low hanging fruit you can do to get more noticed on google and then touch on seo and some seo principles as well and then also talk about briefly google ads we think for beginners, right? Like what are the basics? What's some of the terminology how can we get? Get a little bit better at Google ads.

So that's the quick breakdown of what hopefully Ben we'll be able to get you up to speed on here in this talk. So let's start with the low hanging fruit, even what is a Google business profile.

[00:04:42] Ben Lund: Yeah, so hopefully anyone who's listening that has their own business does have a Google business profile set up, but think of it as like, it's a like Google's social aspect for businesses where you can claim your profile, similar to like claiming a Facebook business page, but this is specifically for Google.

You can upload all your information, description, pictures, get reviews, but the biggest benefit of Google Business Profile, which a lot of people overlook it will be your fastest trajectory to organic ranking on Google. So when you do a search for any type of service, whether it be meal delivery, meal prep, or any other services, you're looking for a handyman locksmith, whatever.

Generally speaking, you do a search and then Google is going to prioritize those listings because it understands that you're doing a local search and then it's going to flag any of these local businesses that it thinks is relevant. So I tell any client that's a business that's looking for local traffic.

Focus on Google business. Number one, that will be your fastest way to get in traffic on Google and truly the easiest. So that is what Google, what the Google profile is all about high level.

[00:05:56] Will Schreiber: Okay. And what are the kind of basic steps for optimizing that Google business profile? Yeah,

[00:06:01] Ben Lund: you just want to give Google as much information as possible. It's one thing to create a profile and then you just put in two sentences of what your business is, and then two pictures.

But Google's not going to prioritize it. If Google sees that you're not prioritizing this piece of real estate, why is Google going to show list you higher up? And it's really, I always think about it is what's best for the user is what Google's North star is. So Google won't show a business if it's not relevant or it's not a truly complete profile because Google ultimately wants users to use their engine and wants to provide an excellent experience.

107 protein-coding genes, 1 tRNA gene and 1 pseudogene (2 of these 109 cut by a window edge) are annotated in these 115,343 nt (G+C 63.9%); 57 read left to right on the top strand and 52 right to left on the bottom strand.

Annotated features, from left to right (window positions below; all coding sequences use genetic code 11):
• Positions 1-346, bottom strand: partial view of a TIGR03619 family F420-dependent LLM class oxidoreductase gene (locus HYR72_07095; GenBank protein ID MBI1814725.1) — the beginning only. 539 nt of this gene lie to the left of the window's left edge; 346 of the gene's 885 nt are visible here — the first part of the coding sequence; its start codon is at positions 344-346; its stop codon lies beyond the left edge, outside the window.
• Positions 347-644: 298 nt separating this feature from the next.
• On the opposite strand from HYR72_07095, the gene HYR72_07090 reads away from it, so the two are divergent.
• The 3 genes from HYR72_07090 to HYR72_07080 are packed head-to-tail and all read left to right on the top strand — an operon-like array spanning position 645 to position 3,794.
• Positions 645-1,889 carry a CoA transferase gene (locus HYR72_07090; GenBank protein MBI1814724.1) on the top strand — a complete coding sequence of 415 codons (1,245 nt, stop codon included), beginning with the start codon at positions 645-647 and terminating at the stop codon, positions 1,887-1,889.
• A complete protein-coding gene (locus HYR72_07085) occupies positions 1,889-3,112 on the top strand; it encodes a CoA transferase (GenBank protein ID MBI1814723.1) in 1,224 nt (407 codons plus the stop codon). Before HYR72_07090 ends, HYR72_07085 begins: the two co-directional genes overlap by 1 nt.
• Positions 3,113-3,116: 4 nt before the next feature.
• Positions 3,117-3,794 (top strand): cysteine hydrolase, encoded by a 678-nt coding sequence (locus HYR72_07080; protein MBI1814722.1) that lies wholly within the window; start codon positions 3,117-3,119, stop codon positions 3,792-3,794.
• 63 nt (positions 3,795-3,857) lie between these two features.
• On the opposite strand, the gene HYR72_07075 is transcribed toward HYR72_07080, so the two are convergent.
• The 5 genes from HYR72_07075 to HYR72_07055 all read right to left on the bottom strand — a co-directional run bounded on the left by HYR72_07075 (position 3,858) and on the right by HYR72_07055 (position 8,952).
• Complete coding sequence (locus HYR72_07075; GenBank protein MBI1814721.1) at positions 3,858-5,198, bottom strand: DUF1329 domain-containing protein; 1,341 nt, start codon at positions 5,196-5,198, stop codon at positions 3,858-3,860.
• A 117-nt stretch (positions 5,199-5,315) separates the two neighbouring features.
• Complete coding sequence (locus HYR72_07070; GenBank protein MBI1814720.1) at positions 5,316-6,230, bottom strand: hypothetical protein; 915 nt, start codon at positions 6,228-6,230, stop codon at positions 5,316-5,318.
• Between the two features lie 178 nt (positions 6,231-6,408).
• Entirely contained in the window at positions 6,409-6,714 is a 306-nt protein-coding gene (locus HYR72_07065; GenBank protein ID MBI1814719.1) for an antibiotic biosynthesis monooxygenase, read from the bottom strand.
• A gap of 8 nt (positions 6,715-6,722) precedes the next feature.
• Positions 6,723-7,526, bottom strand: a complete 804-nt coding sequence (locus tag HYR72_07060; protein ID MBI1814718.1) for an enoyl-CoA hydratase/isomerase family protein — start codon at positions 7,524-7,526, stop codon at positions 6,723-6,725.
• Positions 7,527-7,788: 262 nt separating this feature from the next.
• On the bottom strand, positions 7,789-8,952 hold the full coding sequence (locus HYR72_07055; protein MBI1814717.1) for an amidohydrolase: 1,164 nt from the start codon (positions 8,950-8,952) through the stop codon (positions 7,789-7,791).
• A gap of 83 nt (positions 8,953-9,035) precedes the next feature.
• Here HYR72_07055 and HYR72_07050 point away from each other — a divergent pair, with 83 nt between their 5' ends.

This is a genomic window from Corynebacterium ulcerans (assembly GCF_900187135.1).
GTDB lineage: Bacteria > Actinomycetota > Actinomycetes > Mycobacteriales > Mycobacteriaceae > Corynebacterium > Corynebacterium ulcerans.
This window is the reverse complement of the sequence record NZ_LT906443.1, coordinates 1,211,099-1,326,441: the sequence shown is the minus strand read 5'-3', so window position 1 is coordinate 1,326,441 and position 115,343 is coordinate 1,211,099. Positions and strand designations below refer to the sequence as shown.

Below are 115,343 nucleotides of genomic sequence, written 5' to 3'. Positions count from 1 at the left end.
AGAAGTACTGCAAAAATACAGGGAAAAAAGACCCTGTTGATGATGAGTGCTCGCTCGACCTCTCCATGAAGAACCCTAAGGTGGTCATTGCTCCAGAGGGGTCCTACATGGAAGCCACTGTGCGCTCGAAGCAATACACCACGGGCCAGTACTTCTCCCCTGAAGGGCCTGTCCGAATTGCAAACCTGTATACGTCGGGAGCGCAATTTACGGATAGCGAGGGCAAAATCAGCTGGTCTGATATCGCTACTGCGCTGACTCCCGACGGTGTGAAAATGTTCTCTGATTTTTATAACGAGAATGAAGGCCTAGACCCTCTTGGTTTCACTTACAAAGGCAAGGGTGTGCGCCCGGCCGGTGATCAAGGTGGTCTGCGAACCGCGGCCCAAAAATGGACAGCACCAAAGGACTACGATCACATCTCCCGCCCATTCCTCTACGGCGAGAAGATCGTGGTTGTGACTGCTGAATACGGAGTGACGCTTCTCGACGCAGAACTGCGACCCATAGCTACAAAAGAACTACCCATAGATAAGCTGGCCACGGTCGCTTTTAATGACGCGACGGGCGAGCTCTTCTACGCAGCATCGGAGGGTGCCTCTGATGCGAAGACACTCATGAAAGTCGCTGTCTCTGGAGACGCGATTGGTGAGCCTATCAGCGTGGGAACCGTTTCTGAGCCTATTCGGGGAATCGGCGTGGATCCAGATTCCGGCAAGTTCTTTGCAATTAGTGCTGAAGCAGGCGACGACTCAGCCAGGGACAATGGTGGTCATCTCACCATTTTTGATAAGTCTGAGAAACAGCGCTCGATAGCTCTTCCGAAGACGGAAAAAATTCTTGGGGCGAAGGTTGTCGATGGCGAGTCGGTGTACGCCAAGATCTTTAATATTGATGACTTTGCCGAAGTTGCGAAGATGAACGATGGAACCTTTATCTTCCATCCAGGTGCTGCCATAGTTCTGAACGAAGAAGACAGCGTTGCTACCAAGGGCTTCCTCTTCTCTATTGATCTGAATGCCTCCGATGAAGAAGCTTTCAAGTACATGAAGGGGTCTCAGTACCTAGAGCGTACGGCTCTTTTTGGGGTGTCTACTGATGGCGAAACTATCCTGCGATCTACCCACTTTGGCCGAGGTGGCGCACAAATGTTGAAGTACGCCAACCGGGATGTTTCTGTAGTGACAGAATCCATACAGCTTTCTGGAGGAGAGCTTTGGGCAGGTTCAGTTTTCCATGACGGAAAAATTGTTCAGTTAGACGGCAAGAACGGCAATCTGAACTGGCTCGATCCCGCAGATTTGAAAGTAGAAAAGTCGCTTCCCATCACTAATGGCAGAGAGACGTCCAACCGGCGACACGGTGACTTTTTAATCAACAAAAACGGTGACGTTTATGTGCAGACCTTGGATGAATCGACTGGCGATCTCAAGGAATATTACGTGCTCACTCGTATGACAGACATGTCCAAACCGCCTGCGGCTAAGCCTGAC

And so what you should be thinking about is. If you haven't created a profile, definitely create it and for those who have it, review the profile sometime this week and just upload as much as information as possible. Make sure you have a robust description, make sure that your services are checked in terms of industry, your service location.

Reviews are critical because again, Google wants to show users legit businesses and if you don't have any reviews, that's not going to help out. And I'll just Stick on this for a little bit with reviews. Yeah. I know sometimes companies might be a little nervous of asking reviews. Ask for reviews. If, If a customer has had positive experience, they'd be more than happy to give out a review.

And even the way I frame it share how Google business is so helpful for the business. And if you had a positive experience, would you mind taking five minutes to write a review? within the profile, you can copy and paste the link and just send that off. Some businesses and clients of ours will even take it a step further and just say, Hey, for 10 minutes of your time, we'll give you a Starbucks gift card to complete this.

Because when you do searches for any type of business, it's not a coincidence that the ones that rank higher have the most reviews. Now reviews are one thing, and that's One of the more important ones, but a couple other aspects are super helpful for the business listings is not only having the profile built out, but within it.

And I'll actually share my screen real quickly because I just have ours because this is hard to explain. So yeah, I just did a search for Rise marketing group and great. We see 19 five star reviews. Good. Picture of our office building, but then, I have some information about Rise, but this is what's great.

Yeah. An area down here that a lot of people overlook is you can actually post updates on Google now. So think about this is more like anytime you have a blog and then you push that out, you're probably pushing it on social. Also push that out on Google now. Do I think people actually go to your profile and scroll through all your blogs?